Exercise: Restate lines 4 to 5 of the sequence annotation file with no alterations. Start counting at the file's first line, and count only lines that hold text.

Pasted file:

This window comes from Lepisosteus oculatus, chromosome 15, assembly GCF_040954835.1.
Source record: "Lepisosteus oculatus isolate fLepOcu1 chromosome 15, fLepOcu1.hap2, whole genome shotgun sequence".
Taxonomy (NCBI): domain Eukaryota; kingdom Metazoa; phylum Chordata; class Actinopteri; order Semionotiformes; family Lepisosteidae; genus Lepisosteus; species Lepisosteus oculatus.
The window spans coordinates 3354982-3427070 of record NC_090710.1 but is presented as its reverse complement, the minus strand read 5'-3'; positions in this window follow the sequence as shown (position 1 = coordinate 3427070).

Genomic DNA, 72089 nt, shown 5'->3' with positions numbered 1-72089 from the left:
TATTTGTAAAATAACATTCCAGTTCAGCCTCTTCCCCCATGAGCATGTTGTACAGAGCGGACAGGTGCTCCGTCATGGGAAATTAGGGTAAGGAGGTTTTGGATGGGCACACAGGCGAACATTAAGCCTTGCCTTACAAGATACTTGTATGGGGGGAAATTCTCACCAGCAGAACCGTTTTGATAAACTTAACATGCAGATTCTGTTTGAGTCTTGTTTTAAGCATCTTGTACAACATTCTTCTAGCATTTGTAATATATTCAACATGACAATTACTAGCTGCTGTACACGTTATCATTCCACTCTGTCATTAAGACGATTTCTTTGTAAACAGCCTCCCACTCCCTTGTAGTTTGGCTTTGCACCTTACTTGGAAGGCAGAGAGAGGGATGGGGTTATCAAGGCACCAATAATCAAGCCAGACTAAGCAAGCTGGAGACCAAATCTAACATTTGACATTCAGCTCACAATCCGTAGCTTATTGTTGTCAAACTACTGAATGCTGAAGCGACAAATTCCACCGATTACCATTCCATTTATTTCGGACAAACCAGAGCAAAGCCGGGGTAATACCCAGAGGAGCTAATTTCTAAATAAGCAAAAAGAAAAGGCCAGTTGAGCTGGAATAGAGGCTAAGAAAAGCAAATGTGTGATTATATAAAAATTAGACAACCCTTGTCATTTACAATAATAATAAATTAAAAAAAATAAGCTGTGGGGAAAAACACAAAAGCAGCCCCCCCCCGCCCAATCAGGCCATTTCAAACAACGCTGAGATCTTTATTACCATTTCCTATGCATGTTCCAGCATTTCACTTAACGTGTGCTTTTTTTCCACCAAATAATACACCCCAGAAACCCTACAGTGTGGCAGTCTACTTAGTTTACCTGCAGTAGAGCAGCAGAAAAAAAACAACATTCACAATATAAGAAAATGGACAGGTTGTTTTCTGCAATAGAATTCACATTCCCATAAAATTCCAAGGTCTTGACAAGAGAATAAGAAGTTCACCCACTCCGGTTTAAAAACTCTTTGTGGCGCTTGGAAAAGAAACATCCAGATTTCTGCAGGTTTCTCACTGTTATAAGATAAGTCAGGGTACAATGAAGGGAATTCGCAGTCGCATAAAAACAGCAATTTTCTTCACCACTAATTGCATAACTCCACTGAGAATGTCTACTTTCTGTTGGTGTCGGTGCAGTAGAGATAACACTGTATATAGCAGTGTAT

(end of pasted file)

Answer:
The window spans coordinates 3354982-3427070 of record NC_090710.1 but is presented as its reverse complement, the minus strand read 5'-3'; positions in this window follow the sequence as shown (position 1 = coordinate 3427070).

Genomic DNA, 72089 nt, shown 5'->3' with positions numbered 1-72089 from the left: